When It Comes to Exercise, It’s How Often, Not How Much

It’s no secret exercise is essential for physical and mental health. Less commonly known is whether it’s better to get in a lot of activity a few times a week or break a small sweat every day.

Thankfully, a new study from Edith Cowan University has an answer.

While everyone has bio-individual needs in an exercise routine, a little exercise daily has the most benefits, specifically for muscle strength.

This could be good or bad news, depending on your lifestyle. For some, it may be a relief to know you don’t have to go hard at each workout (a little daily activity is enough), but for others who don’t like to work out daily, this may cause some upheaval.

The study was conducted over one month, where groups of participants each did arm resistance exercises (bicep curls, specifically). Their muscle strength was monitored, measured, and compared during this time. The participants did workouts while machines were able to gauge muscle strength during the bicep curls.

Two groups did 30 workouts a week, but they were divided up differently depending on the group. One group performed six workouts a day, five days a week, for a total of 30 workouts, while another group did all 30 workouts in one day each week. A third group only performed six workouts once a week.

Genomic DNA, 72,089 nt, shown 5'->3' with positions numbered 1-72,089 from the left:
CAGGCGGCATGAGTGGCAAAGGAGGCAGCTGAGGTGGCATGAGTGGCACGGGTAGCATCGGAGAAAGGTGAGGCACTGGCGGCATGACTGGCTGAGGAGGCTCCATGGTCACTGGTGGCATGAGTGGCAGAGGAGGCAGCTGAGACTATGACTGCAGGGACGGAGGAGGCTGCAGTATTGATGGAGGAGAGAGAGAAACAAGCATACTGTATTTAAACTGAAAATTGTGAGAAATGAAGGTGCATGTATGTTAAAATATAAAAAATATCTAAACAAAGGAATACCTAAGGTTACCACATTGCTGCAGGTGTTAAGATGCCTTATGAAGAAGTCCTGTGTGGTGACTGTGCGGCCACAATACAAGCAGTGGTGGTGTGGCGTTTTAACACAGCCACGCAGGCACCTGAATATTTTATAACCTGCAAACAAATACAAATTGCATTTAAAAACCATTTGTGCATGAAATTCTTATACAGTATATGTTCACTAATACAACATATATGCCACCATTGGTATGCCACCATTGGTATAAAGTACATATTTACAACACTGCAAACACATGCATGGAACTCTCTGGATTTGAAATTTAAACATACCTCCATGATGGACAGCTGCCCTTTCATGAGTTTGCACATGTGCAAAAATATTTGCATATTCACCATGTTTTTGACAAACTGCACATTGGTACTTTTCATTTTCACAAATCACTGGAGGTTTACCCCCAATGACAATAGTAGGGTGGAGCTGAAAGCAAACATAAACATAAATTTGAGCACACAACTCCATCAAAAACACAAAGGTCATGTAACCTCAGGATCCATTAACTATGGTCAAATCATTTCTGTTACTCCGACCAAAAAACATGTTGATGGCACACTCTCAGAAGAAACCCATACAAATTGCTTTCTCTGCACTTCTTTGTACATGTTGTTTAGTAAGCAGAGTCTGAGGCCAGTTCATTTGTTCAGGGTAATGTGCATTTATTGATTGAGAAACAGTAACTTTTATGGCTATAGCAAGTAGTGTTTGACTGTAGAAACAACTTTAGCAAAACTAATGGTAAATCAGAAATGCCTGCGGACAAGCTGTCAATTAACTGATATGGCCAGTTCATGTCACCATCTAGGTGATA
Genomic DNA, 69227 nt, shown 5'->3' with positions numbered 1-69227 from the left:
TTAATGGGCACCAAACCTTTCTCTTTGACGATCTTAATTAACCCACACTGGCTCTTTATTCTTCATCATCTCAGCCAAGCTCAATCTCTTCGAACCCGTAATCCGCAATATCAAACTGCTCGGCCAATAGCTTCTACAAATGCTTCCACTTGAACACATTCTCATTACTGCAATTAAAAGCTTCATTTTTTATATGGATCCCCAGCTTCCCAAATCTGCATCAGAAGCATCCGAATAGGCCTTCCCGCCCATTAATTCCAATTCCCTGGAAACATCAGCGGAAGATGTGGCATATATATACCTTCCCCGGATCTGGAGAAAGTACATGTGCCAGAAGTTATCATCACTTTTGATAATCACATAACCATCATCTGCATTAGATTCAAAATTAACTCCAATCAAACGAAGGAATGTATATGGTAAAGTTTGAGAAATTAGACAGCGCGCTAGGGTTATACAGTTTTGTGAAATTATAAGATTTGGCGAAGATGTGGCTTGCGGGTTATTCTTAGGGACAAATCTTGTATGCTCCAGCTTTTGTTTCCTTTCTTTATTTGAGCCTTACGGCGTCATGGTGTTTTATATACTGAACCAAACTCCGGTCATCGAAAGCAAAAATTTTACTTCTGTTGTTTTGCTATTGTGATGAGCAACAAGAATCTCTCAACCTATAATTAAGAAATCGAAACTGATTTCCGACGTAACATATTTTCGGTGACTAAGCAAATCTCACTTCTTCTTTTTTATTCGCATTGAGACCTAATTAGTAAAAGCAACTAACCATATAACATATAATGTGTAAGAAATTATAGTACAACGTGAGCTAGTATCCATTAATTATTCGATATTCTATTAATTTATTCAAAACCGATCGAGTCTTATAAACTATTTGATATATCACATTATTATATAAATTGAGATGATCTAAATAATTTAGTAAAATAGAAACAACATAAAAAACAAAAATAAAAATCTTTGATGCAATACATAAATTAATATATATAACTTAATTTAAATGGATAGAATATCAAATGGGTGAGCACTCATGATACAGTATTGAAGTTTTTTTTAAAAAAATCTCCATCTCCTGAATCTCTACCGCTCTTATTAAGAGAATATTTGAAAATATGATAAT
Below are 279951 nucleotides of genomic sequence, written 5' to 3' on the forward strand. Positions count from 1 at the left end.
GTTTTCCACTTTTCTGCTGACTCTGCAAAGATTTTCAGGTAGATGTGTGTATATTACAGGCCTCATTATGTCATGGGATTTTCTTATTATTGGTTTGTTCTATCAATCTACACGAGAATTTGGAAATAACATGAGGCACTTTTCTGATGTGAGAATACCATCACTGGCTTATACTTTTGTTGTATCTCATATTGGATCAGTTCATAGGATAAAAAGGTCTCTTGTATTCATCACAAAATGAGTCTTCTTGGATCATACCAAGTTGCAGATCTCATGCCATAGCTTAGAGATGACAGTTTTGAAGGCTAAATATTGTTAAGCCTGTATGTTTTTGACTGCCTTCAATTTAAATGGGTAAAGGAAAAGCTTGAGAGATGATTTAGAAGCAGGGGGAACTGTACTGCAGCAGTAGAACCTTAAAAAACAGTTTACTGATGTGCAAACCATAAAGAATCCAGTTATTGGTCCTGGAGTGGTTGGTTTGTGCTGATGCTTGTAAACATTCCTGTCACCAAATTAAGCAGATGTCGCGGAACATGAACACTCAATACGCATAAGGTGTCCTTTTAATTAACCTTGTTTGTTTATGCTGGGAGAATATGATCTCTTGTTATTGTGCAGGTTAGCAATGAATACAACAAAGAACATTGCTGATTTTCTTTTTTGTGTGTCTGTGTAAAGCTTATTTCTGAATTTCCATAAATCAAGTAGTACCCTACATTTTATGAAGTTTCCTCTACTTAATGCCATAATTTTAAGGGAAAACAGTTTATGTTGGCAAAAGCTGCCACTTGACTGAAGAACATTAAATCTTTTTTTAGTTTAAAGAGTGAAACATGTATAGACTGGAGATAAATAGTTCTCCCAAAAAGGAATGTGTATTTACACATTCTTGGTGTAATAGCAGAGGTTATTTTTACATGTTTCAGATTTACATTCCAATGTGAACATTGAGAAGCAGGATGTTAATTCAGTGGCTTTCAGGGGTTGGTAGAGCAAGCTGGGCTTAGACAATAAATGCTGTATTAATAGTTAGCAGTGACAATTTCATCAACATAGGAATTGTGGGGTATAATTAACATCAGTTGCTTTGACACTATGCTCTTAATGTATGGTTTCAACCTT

Results showed that the second group, which did all 30 workouts in one day, showed no improvement in their muscle strength after the month-long testing period (although their muscle thickness did grow slightly).

The third group, which performed six workouts once a week, showed no muscle strength or thickness improvements.

The “winners” were the first group who spread out their workouts throughout the week (six workouts a day, five days per week), which showed comparable increases in strength and muscle thickness.

“People think they have to do a lengthy session of resistance training in the gym, but that’s not the case. Just lowering a heavy dumbbell slowly once or six times a day is enough.” – EDU Exercise and Sports Science Professor, Ken Nosaka.

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